Saturday, May 24, 2008

Airport Dreams

A strange dream about an airport had me thinking of previous such dreams. Posting/ logging here as a reminder.

1. Helsinki Drona:
As with most dreams I have, this one has narration, and it assures me or I feel somehow that I've had this dream before. There is NO airport in this dream, other than the narrator telling the dreamer this happens in an airport, and the context. There is only a written document like an FIR or something about missing baggage. The explanation summary part of the doc states that I felt dizzy or sleepy and missed my luggage. The narration helpfully authorizes or 'authenticates' itself by telling me that drona/ droni is Finnish for aerodrome!


Recent upswing on airport coverage with HAL- BIAL. Reading about Finland on some blog. I did lose some luggage at an airport (left it in a taxi) years ago. Hell-Sink-I probably described my state of mind for a few hours thereafter.

2. Some US airport:
A more pleasant experience. Something to do with a longer wait for luggage than expected. A long drive thru some scenic place, a turn at a T-junction, some lake.

No idea.

3. Some far eastern airport:
I get here because I miss my original connection and the airline decides to route me thru here. A dim memory that the dream suggests this is an airport in the Philippines. I miss my onward flight from here. I wait in some trepidation because something bad is on in this corner of the world.

No wild or dangerous adventure results, at least that I remember. The dream ends tamely with me catching some flight; the only drama is with the immigration officials looking very closely at my docs, getting confused, and some probing questions.

I think the missed connection dream is not uncommon with air-travellers.

4. BLR airport:
One of my oldest dreams about airports. I go to the airport which the narration tells me I have been to before just to watch flights, around some gentle sloping curve in a road that the dreamer is much attracted to. The airport itself turns out to be a crowded darkish cavern with nobody knowing exactly which flight is where. At one point, I am told to go to the other side of the building, and for this I exit the building and walk around to the other side, on what the dream informs me is NOT the "airside"_ Yet a plane swings by on the tarmac from around the building and we walkers avoid it by huddling close to the terminal wall on our footpath. There is no sense of panic, rather an atmosphere of routine to this. We turn and enter the building from this side into another hall equally dank. The dream ends without much bothering to tell me whether I caught the flight.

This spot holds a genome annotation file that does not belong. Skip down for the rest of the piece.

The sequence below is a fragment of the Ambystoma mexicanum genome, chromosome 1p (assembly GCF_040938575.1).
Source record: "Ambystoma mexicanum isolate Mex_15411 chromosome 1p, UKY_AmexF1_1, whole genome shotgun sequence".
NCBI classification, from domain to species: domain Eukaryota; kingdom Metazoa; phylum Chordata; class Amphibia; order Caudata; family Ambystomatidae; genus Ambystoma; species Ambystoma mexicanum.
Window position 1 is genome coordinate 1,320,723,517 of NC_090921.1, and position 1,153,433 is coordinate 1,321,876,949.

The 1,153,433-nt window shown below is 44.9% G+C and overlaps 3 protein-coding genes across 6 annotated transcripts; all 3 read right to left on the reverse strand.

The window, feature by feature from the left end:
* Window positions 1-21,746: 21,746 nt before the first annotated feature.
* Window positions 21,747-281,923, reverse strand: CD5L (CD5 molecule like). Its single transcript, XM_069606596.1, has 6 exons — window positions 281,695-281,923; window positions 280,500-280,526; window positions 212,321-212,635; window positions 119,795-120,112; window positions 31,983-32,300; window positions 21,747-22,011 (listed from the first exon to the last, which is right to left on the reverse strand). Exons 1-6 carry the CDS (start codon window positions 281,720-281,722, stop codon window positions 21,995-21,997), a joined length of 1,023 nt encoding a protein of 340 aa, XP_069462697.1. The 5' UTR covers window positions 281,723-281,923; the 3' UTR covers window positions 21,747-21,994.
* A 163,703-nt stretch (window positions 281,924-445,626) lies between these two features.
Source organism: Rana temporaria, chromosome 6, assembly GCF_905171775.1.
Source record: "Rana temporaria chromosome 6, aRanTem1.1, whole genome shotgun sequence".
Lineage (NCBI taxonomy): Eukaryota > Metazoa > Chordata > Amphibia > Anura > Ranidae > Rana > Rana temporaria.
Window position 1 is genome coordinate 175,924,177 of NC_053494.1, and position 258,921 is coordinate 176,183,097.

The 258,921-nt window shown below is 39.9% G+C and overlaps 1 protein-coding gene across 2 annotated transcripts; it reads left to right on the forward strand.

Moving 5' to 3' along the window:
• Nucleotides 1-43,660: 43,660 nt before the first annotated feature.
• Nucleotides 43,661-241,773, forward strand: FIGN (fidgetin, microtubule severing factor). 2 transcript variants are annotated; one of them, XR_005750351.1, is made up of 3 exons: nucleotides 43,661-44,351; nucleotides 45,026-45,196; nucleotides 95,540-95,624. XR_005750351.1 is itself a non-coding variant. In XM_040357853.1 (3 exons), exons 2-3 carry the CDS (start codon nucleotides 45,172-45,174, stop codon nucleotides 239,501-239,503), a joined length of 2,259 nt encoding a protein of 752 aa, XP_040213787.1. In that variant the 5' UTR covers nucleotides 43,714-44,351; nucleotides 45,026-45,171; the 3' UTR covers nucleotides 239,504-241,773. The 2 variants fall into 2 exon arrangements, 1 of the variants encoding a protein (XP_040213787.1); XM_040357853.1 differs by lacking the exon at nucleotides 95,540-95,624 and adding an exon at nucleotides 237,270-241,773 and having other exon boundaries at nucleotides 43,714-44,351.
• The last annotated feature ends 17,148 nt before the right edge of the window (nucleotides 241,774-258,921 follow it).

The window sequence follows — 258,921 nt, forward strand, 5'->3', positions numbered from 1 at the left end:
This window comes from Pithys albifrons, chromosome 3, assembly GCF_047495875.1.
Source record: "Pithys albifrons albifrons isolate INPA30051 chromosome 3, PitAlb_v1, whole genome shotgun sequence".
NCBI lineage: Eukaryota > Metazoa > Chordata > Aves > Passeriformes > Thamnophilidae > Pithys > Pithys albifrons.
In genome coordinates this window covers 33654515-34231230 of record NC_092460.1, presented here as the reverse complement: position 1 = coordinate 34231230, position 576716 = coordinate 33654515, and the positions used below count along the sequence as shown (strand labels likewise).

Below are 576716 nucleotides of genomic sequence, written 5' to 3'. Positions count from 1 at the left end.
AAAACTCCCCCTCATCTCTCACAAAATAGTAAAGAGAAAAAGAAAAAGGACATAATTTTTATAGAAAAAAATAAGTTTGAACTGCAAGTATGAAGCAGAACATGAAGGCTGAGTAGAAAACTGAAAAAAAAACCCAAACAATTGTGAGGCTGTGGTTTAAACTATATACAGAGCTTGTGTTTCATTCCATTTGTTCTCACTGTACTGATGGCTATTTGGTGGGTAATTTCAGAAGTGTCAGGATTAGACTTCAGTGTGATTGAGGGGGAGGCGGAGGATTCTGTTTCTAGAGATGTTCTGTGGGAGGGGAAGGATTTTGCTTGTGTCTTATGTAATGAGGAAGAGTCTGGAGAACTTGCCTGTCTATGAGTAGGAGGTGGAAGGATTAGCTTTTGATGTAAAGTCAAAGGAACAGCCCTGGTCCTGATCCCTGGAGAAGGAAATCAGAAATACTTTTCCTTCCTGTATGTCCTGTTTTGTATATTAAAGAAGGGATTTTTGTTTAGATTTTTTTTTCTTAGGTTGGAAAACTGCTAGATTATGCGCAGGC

Almost certainly HAL airport: the sloping curve is on Airport road, and I walked to HAL airport to watch flights from a visitors gallery it had at some point lonnng ago. And almost equally certainly a reaction to its being referred to (derisively) as a bus stand several years ago.


Anonymous said...

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1conoclast said...

So you do update your blog?? :-D


What were you doing on a blog like acorn???

Jai_Choorakkot said...
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Ketan said...

I'd read the initial portions of the English translation of Sigmund Freud's work called 'The Interpretation of Dreams'.

Just recalling & mentioning here a few points I thought could be relevant to your post:

1. The 'database' for dreams are past life-experiences. Every thing we 'see' in the dream would've been seen in real life.

2. One dream actually has many parallel threads running in it.

3. The apparent meaning of a dream is different from the underlying message. It is children who usually have 'wish-fulfilling dreams' (e.g., eating a chocolate in dream). Adults can also get such dreams, but rarely so.

4. It should not be easy to interpret a dream. We best recollect a dream immediately after waking up, when it seems most bizarre. But as time passes and we try to recollect it over and over again, we keep on modifying it in our desperation to make sense of it. Hence they, in hindsight, seem to make perfect sense (and in the process we mix up the events of different parallel threads).

I'd read a few case-studies in that book, but then gave up as I couldn't relate to his interpretations. :)

Of course, now many of Freud's ideas have been discarded as incorrect, but few fundamental observations still hold.